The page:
It is imperative to understand, Thomas More’s barbarity was sanitized and explicitly ignored just as Christian imperialist genocides have routinely been ignored throughout history; here is a better understanding of what Christianity has done to the world and continues to do to the world today:

India suffered a genocide of 30 million people during the British’s imperialistic rule and the lives of Indians were thoroughly ignored and facts regarding these genocides were destroyed by British officials; only fact-checking by Indian scholars who published their works in 2009 have given us the full depictions of how far the British’s systematic mass famines from the 1770s to the 1940s had been conducted. Approximately, 10 million Indians died during every century and the British still continue the narrative of civilizing the savages. These genocides were conducted through systematic starvation of the population. The British have a history of starving people to death by keeping food under military control zones; they did the same thing to the Irish. Incidentally, ancient Hindu women only burned themselves on funeral pyres as a last resort to get away from British soldiers as British soldiers are known for conducting crusades in war rape:


The British committed the only known successful genocide in history. They killed all the men in the Island of Tasmania, raped all the women, and forced these raped women into labor camps where they died of exhaustion and exposure. The crimes of the Tasmanian people were that they weren’t Christian and that they were black skinned:


The British were found culpable of destroying most of the evidence of their mass genocides, most of the records today only detail their skinning alive of Mali peoples for being black skinned. The British conducted systematic rape and systematic potato famine of the Irish for the crime of having a different interpretation of Christianity and went so far as to enslave 20,000 Irish people to send them to South America:


To this day, the British lie, deny, ignore, and downsize the actual figures of what they did in so many countries:


It is important to understand that this will be the legacy of Christianity because Christianity significantly promoted or ignored these human rights abuses throughout the British rule. The British still thoroughly deny these human rights atrocities and argue they only civilized “savages” by giving them better rules of law. This isn’t even bringing up the Christian motivations for the Holocaust; in which Hitler convinced Germans to kill innocent Jewish people under the argument that Jews deserved to suffer for killing Jesus Christ. Whether or not Hitler was Christian himself is irrelevant, he still successfully committed genocide under the argument that Jesus Christ’s death needed to be avenged. Also, most Nazis were proud Christians, their belts all had the term “God With Us” in the German language as they were killing Jewish people and others:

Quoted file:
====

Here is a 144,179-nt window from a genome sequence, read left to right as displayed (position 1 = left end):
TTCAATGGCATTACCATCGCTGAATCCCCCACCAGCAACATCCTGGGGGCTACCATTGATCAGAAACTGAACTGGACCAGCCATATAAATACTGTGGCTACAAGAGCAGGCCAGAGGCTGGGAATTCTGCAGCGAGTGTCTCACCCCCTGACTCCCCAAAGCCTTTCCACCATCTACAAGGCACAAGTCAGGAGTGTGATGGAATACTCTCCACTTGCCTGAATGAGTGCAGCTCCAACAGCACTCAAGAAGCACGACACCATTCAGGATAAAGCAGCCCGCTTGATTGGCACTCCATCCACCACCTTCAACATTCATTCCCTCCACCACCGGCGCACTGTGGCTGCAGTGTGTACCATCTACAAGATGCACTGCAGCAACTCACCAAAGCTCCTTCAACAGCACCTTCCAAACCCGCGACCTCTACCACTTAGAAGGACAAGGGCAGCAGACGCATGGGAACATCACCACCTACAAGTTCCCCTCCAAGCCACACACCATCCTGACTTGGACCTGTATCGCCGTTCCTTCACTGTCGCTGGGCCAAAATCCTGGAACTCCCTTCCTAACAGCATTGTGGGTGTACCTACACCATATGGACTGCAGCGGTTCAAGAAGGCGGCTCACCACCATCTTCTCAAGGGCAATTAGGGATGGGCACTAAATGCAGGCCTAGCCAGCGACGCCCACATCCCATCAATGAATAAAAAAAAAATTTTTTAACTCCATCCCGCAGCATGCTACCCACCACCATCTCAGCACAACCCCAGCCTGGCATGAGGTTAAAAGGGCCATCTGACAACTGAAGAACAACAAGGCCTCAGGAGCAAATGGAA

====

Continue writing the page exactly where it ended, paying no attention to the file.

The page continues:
Christian attempts to rewrite or ignore this history only prove the following: The lives of these people matter less than the need for an accurate interpretation of the Christian faith. Yet, Christianity now claims to be openly interpretative, so how can there be open interpretation and yet wrong interpretations that lead to genocide? Answer: people are still attempting to justify this argument from ignorance because their families and forebears, who have had far less ability to learn information and less education than them, believed in these superstitions.

 Lastly, I’m not particular sure why Christianity gets so much praise as a force of goodness. I begin to wonder whether people truly understand what Christianity really means if it were true, so for the sake of my last argument regarding why More’s sacrifice was irrelevant, let’s assume that Catholicism is true. The major tenant of which is that Jesus Christ is the only path to salvation. Now, if believing in Jesus Christ is the only path to salvation then doesn’t that mean every Jewish person who died in the Holocaust went to hell? If they were in “purgatory” and were asked to accept Jesus then doesn’t it seem pernicious that the very belief system that committed genocide upon them is what they’re being asked to accept? This is also true for the long dead Tasmanians and for my own ancestors in India who suffered under British rule. Yet, this is the sort of thinking that led to savage killings like the ones More conducted during his lifetime and all they would really require is Jesus’s forgiveness for the sin of murder to go right back to killing without remorse. These killings were conducted upon Christians of a different sect of the faith too.